9. IEEE 802.11 n • Started in 2004, final ratification October 2009 (textbook still lists as draft) • Defined as High Throughput (HT) ( Clause 20) • Major goal: increase throughput over 802.11a/b/g • Backward compatible to 802.11a/b/g • Supports speeds over 100 Mbps • Multiple-Input-Multiple-Output (MIMO) to compensate for multipath • Requires multiple antennas and dual radios for full standard • Many other newer features to be covered later • Even before final ratification WiFi Alliance certified 802.11n draft 2 • Must support multiple modes and protection mechanism: • N-only mode (Greenfield mode) • A-only mode • B/G-mode Wireless Networking J. Bernardini

  10. IEEE 802.11 d • 2001 standard International use and (country-to-country) roaming extensions • Defines differences between countries country codes , frames and beacons • Configuration parameters for FHSS (legacy use) • Details in 802.11-2007 clause 9.8 Wireless Networking J. Bernardini

  11. IEEE 802.11 F • An attempt to standardize wireless roaming • Vendors did not adapt the recommendations uniformly • Roaming will probably not work between vendor • Two things must happen for roaming • New AP must inform original AP a station is associating with the new AP and want buffered packets • Original AP must forward buffered packets to new AP • 802.11F never ratified and withdrawn in February 2006 • Light AP’s and WLAN controller minimize the need for inter-vendor roaming standard • Recommend practice is to use Inter-Access Point Protocol (IAPP) Wireless Networking J. Bernardini

  12. IEEE 802.11 h • Standard to define mechanism for Dynamic Frequency Selection (DFS) • Standard to define mechanism for Transmit Power Control (TPC) • Radar detection and WLAN control • Increased frequency space in UNII-2 band • Amendent now in 11.8 and 11.9 of 802.11-2007 Wireless Networking J. Bernardini

  13. IEEE 802.11 i • 802.11 from 1997 to 2004 only support 64-bit Wired Equivalent Privacy (WEP) encryption • WEP was cracked in 2003- no long recommended • 802.11i improves wireless security • Stronger encryption methods • Counter Mode with Cipher Block Chaining Message Authentication Code Protocol (CCMP) and Advanced Encryption Standard (AES) • Temporal Key Integrity Protocol (TKIP) • RC-4 Stream cipher • Extensible Authentication Protocol (EAP) • WiFi Protection Access 2 (WAP2) • Wireless Security is important - CWSP Wireless Networking J. Bernardini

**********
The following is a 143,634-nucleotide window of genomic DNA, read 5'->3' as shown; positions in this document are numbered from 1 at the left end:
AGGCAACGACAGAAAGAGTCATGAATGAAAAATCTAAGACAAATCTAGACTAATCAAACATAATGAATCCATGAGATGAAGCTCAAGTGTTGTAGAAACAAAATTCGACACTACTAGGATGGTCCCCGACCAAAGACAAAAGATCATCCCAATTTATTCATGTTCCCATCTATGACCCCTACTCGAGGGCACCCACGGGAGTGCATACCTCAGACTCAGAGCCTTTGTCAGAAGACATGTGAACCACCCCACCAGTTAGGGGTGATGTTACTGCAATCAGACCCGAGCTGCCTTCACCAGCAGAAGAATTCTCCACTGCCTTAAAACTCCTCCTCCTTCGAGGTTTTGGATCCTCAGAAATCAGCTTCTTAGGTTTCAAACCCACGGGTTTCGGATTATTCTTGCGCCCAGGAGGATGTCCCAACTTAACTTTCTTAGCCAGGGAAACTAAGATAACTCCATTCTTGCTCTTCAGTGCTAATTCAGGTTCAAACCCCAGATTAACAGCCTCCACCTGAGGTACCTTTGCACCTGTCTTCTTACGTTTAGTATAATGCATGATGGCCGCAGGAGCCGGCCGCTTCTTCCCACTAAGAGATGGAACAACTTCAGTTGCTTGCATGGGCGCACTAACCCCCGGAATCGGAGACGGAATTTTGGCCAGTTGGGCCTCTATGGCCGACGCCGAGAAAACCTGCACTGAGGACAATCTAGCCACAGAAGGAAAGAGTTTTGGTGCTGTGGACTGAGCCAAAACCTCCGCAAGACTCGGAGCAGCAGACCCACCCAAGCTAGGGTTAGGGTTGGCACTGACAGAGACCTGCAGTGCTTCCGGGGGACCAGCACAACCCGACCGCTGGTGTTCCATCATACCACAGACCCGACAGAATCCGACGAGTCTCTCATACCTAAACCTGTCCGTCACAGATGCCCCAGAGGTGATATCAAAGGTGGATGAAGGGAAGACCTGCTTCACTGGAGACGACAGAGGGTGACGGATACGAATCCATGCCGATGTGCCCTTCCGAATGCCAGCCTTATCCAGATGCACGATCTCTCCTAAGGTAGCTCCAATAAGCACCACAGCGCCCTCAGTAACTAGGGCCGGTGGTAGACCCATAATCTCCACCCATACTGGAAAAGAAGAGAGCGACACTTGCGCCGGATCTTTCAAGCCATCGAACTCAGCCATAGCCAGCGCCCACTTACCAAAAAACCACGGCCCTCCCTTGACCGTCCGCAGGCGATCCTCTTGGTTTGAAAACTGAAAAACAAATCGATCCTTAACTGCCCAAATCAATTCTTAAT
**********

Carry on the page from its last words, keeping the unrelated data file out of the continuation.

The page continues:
14. IEEE 802.11 j • Standard to gain Japanese regulatory approval for MAC and 802.11a PHY improvements • Japan 802.11a radio cards to operate at 5.15 to 5.25 GHz and 4.9 to 5.091 GHz • Option for Japan to operate OFDM with 10 MHz spacing, increasing number of bandwidth rates Wireless Networking J. Bernardini

  15. IEEE 802.11 e • Amendment for Quality of Service (QoS) • Voice and Video are not latency and jitter tolerant • Voice over IP (VoWIP) and VoWiFi • Defines layer two MAC methods to meet QoS • Distributed Coordination Function (DCF)– random method to determine which application runs first • Point Coordination Function (PCF) –Polls clients for appilcation priority • Hybrid Coordination Function Control Channel Access (HCCA)- AP is given ability to set station priority • Wi-Fi Alliance Wi-Fi Multimedia (WMM) Wireless Networking J. Bernardini

  16. IEEE 802.11 k Wireless Networking J. Bernardini

  17. IEEE 802.11 r Wireless Networking J. Bernardini

  18. IEEE 802.11 m Wireless Networking J. Bernardini

  19. IEEE 802.11 p Wireless Networking J. Bernardini

  20. IEEE 802.11 s Wireless Networking J. Bernardini

  21. IEEE 802.11 T Wireless Networking J. Bernardini

  22. IEEE 802.11 u Wireless Networking J. Bernardini

  23. IEEE 802.11 v Wireless Networking J. Bernardini

  24. IEEE 802.11 w Wireless Networking J. Bernardini

  25. IEEE 802.11 y Wireless Networking J. Bernardini

  26. IEEE 802.11 z Wireless Networking J. Bernardini

  27. IEEE 802.11 aa Wireless Networking J. Bernardini